Blood vessel dilation, increased vascular permeability and leakage, white blood cell (WBC) adherence to the inner walls of the vessels, and migration through the vessels. Limit and control the inflammatory process. Prevent and limit infection and further damage. Interact with components of the adaptive immune system. Prepare the area of injury for healing.
vascular inflammatory response
migration through the vessels
provide a biochemical barrier against invading pathogens are the
First proenzyme is converted to an active enzyme. The activation of the first component of a system results in sequential activation of other components.
Sequentially activated cascade
Can destroy pathogens directly Activates or collaborates with every other component of the inflammatory response. Anaphylatoxic activity resulting in mast cell degranulation; leukocyte chemotaxis; opsonization; cell lysis
Antibodies and antigens in complement system
Mannose-containing bacterial carbohydrates in complement system
Gram-negative bacterial and fungal cell wall polysaccharides in complement system
Plasma protein system that Forms a fibrinous mesh at an injured or inflamed site Prevents the spread of infection. Keeps microorganisms and foreign bodies at the site of inflammation for removal. Forms a clot that stops the bleeding. Provides a framework for repair and healing.
Clotting (coagulation) system
main substance of clotting coagualation system
in clotting coagulation system Is activated by the tissue factor outside the vascular space.
in clotting coagulation system Is activated in the vascular space when the vessel wall is damaged.
Functions to activate and assist inflammatory cells. primarily bradykinin, degraded by kininases, case dilation of blood vessels, pain, smooth muscle contraction, vascular permeability, and leukocyte chemotaxis
2 mechanisms are available to either activate or inactivate (regulate) these 3 plasma protein systems (clotting cascade, complement system, kinin proteins)
hageman factor-activates mechanism
C3a and C5a
histaminase and arylsulfatase inhibits
C1 esterase inhibitor inhibits
Mast cells Granulocytes (neutrophils, eosinophils, basophils) Monocytes and macrophages Natural killer (NK) cells and lymphocytes Cellular fragments (platelets) are all examples of
Are responsible for vascular changes. Modulate the localization and activities of other inflammatory cells.nInclude histamine, chemotactic factors, leukotrienes, prostaglandins, and the platelet-activating factor.
Is initiated when tissue injury occurs or when PAMPs are recognized by PRRs (pattern recognition receptors) on cells of the innate immune system.
cellular products that Regulate innate or adaptive resistance by affecting other neighboring cells. synergistic or antagonistic, proinflammatory and antiinflammatory. includes interleukins, interferons, and tumor necrosis factor (TNF). (2)
chemokines or cytokines actions are ______ : The same molecule may have a large variety of different biologic activities, depending on the particular target cell to which it binds.
Are produced primarily by macrophages and lymphocytes in response to a microorganisms or stimulation by other products of inflammation. Help regulate inflammation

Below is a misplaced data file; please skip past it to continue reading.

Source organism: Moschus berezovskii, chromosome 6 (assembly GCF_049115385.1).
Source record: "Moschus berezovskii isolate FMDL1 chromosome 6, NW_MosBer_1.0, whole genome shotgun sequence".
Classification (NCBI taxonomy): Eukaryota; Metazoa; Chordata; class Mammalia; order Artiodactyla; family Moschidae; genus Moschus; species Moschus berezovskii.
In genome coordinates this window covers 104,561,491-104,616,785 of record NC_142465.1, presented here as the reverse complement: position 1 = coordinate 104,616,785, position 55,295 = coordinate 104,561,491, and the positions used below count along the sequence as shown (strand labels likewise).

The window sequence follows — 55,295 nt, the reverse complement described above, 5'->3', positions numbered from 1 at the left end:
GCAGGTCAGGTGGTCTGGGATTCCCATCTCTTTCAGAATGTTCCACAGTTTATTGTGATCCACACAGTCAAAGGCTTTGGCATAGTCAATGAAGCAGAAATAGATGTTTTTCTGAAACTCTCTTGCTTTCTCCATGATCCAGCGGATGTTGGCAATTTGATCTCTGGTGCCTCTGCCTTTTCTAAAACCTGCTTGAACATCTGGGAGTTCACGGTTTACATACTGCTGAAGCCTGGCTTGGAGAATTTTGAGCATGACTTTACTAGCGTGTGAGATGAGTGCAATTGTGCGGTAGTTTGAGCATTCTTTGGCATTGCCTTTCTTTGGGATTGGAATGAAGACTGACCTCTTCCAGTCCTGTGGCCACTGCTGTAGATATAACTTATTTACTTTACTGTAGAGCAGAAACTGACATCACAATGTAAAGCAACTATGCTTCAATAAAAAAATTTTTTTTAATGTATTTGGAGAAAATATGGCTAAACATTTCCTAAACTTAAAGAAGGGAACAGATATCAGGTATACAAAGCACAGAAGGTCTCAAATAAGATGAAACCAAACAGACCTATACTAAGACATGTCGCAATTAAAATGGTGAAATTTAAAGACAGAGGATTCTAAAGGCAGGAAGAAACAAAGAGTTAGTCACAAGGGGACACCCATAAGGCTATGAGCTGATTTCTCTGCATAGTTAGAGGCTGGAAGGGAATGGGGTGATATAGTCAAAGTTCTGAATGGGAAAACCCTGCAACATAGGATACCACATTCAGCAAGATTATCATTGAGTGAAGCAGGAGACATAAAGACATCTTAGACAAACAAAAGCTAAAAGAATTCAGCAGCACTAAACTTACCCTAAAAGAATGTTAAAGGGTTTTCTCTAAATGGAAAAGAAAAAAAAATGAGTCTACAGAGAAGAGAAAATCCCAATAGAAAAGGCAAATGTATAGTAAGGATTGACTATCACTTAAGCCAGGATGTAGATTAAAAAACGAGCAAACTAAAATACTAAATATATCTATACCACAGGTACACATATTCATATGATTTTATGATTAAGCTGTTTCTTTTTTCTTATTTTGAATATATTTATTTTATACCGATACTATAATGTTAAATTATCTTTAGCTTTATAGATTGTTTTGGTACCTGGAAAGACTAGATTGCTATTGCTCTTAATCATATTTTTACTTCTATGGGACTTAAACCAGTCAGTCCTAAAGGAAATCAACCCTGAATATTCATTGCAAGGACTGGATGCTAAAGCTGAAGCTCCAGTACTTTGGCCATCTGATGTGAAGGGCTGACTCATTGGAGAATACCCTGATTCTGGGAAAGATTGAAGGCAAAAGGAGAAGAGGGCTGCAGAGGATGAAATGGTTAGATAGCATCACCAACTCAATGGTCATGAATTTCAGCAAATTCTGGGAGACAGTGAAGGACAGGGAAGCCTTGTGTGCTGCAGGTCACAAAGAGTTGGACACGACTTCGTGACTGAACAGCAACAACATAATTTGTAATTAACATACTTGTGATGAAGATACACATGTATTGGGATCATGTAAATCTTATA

IL (interleukin) 1 is a ______ cytkine that causes _____
IL 6 is _____ cytokine that helps with ____
2 antiinflammatory cytokines
IL 10 and TGF-B (transforming growth factor-beta
nProtects against viral infections. Is produced and released by virally infected host cells in response to viral double-stranded ribonucleic acid (RNA). Does not directly kill viruses but prevents them from infecting additional healthy cells.
Type of interferon that produces antiviral prorteins (2)
INF-a and INF-b
Type of interferon that increases microbiocidal activity of macrophages
Cytokine that Is secreted by macrophages in response to PAMP by TLR recognition. Produces local and systemic effects. Induces fever by acting as an endogenous pyrogen. Increases synthesis of proinflammatory proteins. Causes muscle wasting and intravascular thrombosis. Is probably responsible for fatalities from shock caused by gram-negative bacterial infections.
TNF - alpha or tumor necrosis factor
Another word for muscle waisting
Induce WBC chemotaxis.nAre produced by macrophages, fibroblasts, and endothelial cells. More than 40 different kinds exist.
chemokine that affect monocytes, lymphocytes, eosinophils
Chemokine that affect neutrophils
Are cellular bags of granules located in loose connective tissues close to blood vessels. Skin, digestive lining, and respiratory tract. Activation by Physical injury, chemical agents, immunologic processes, and TLRs (toll like receptors)
Mast cell chemicals are released in two ways
1.Degranulation 2.Synthesis of lipid-derived chemical mediators
Releases histamine which Causes temporary and rapid constriction of the large blood vessels and dilation of the postcapillary venules. Endothelial cells that line the capillaries are retracted.
mast cell degranulation
mast cell degranulation receptor present in smooth muscle cells of the bronchi. Induces bronchoconstriction. proinflammatory
mast cell degranulation receptor Is present on parietal cells of the stomach mucosa. Induces the secretion of gastric acid. antiinflammatory
Attract neutrophils and eosinophils of anaphylaxis (ECF-A)
Cellular and humoral responses (are/arenot) independent. Humoral immunity is ____ with a ___ antibody. and cell-mediated immunity is ______ differentiation
are not, fluid, circulating
Are the product of arachidonic acid from mast cell membranes. Have similar effects to histamine. Are more important in the later stages of inflammation.
Have similar effects to leukotrienes; they also induce pain.
Effect is similar to leukotrienes; they also activate platelets.